Reddit’s ill-conceived API Pricing & Response to Moderators: What To Do About It

June 29, 2023
Posted by: Peter Friedman, Founder, Chairman & CEO

Reddit: Oh what a tangled web we weave, when at first we slap our value creators in the face.

While it’s understandable that Reddit wants to monetize its content, the service’s new API charges and its heavy-handed response to moderator protests are ill-conceived. Especially since almost all of the content comes from either these same moderators or other end users whose content is effectively curated by these moderators. These changes have potential negative financial implications for Reddit. Of even greater concern is the pricing and company response actually undermine the content and community value of which the moderators are the backbone, threatening the foundation and vitality of the entire ecosystem. The company can still turn this around and avoid lasting damage, but it needs to rethink the entire situation.

How did we get here?

Reddit is a massive series of user forums (sub-reddits) providing a unique mass of user content that corporations can leverage in various ways. In particular, generative AI models such as ChatGPT can be trained on and source much material from Reddit. Naturally, Reddit wants to be paid for that value, especially given a pending IPO.  With this in mind, Reddit recently announced it would charge anyone to access its API. The API being the means by which such companies get at the Reddit content. But it’s also the means by which the moderators access and manage the content. In the course of trying to gain rent from the big third parties, Reddit’s new pricing puts undue hardship on small developers and the community of moderators, thus giving them the back of the hand and risking stifling the user-generated content that constitutes the core value of the system.

In some respects, Reddit was following in Twitter’s recent steps to charge for companies to access its API. That would be following in Twitter’s ill-conceived recent steps in which their exorbitant API charges alienated everyone and sparked a rush of 3rd party providers and customers to depart the platform. Twitter ultimately had to introduce more modest API pricing to stem the departures and calm the objections. Good move, but late, leaving a reservoir of ill will.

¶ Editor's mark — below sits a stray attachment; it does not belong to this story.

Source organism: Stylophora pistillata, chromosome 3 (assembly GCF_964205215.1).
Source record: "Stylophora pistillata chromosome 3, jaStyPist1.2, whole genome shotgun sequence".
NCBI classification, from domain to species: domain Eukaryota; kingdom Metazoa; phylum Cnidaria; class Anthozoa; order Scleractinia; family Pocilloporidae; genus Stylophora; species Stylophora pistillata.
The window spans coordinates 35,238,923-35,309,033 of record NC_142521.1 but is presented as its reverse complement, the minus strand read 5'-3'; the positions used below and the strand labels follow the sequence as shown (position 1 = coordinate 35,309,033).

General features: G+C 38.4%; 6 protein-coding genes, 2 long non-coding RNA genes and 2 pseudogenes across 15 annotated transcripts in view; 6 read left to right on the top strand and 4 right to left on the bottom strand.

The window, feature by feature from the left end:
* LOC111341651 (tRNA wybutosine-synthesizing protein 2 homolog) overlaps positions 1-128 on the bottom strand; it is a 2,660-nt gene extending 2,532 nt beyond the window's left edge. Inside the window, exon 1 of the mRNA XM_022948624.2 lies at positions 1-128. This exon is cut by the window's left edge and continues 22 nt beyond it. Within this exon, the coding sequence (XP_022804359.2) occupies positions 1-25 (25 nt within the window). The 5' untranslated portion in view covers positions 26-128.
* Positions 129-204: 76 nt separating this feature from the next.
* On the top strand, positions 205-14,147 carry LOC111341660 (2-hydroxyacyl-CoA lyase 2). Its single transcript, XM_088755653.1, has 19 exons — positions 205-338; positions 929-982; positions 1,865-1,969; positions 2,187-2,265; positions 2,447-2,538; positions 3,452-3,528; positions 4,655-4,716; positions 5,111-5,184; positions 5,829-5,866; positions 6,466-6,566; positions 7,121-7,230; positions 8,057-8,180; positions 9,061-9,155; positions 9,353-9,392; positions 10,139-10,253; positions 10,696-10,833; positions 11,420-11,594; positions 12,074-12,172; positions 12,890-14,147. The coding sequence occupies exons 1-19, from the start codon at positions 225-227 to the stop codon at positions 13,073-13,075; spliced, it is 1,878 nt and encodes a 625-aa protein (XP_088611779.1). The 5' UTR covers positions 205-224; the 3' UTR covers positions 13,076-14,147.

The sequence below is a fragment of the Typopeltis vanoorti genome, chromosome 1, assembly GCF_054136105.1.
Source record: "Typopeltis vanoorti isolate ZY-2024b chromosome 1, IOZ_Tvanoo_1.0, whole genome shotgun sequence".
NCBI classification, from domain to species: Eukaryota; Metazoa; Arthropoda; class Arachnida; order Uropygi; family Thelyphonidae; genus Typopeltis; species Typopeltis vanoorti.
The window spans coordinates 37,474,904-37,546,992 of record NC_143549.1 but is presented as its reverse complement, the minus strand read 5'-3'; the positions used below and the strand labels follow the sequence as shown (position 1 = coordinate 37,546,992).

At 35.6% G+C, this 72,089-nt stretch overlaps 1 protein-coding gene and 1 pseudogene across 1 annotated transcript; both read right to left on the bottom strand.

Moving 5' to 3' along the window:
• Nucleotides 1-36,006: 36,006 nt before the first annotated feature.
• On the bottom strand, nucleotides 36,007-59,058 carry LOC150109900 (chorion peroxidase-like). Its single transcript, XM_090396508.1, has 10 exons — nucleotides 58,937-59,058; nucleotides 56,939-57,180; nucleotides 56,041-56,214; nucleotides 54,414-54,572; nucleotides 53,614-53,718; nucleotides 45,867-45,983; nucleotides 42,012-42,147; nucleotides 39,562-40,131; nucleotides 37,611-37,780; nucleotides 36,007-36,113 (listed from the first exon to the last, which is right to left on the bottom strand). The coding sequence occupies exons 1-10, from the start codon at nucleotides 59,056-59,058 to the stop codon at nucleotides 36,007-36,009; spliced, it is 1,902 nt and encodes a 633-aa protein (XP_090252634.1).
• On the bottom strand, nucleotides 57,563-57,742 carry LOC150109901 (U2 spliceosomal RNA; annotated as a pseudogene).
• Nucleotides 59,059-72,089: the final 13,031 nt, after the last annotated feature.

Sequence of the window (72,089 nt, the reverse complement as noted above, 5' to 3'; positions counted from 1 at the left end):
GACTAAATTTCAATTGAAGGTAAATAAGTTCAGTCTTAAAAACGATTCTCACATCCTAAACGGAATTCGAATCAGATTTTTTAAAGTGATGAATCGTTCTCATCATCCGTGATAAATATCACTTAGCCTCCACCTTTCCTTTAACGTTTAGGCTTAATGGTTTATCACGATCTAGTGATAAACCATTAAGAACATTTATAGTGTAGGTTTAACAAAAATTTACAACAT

The critical dynamic here is that while these two companies do indeed have a treasure trove of content, really entire eco-systems that can be monetized, that content is coming from the users and 3rd party providers, moderators in Reddit’s case.

Arbitrarily charging these people high prices for something they’ve had all along for free is essentially slapping the source of your value in the face.  One moderator reports the charges will amount to $20 Million. Clearly, the charges are too burdensome for enough moderators that they have begun waves of protests, including shutting down or otherwise restricting their forums. Reddit’s response has been to suspend or otherwise punish the moderators rather than adjusting its program. The company may hemorrhage under the weight of moderator protests and desertions, or it may be able to bully its way through this crisis. Either way, if it continues on this path, it will have created lasting ill-will, thus constraining its future value creation and growth. Not exactly a good recipe for an IPO.

But it’s not too late. The solution is simple, though it may require some ego adjustment. Here’s how Reddit can right the ship and flip the crisis to its advantage:

  1. Acknowledge the API pricing was rushed out and failed to seek input from and account for its impact on Reddit’s most important partners, the moderators.
  2. Create a special moderators pricing advisory group to help work out a better model.
  3. Rollout in phases a new API pricing model that is tiered with low or perhaps no fees for the existing moderators. But higher, in some cases substantially higher pricing for corporations, in particular generative AI suppliers. It’s not that Reddit can’t charge the moderators anything. The charges just have to be low enough that they don’t cripple the moderators work or alienate them.
  4. Going forward don’t follow Twitter’s flailing examples. Better to look at other ecosystems such as eBay and Apple, that have thrived by prioritizing the interests of their 3rd party value creators, keeping fees at a level that is more modest. Don’t price to the point of breaking the value model that is the foundation of your ecosystem.

The author, Peter Friedman, is the founder and CEO of LiveWorld, the longest standing social media related company in the world and with the most years of content moderation experience. With a combination of human moderators, technology platforms, and digital agency services, for over 27 years LiveWorld has provided hundreds of programs to F500 brands in healthcare, financial services, CPG, auto, entertainment, and Internet categories. Prior to founding LiveWorld, Mr. Friedman was Vice President and General Manager of Apple’s Internet services division including its moderated online communities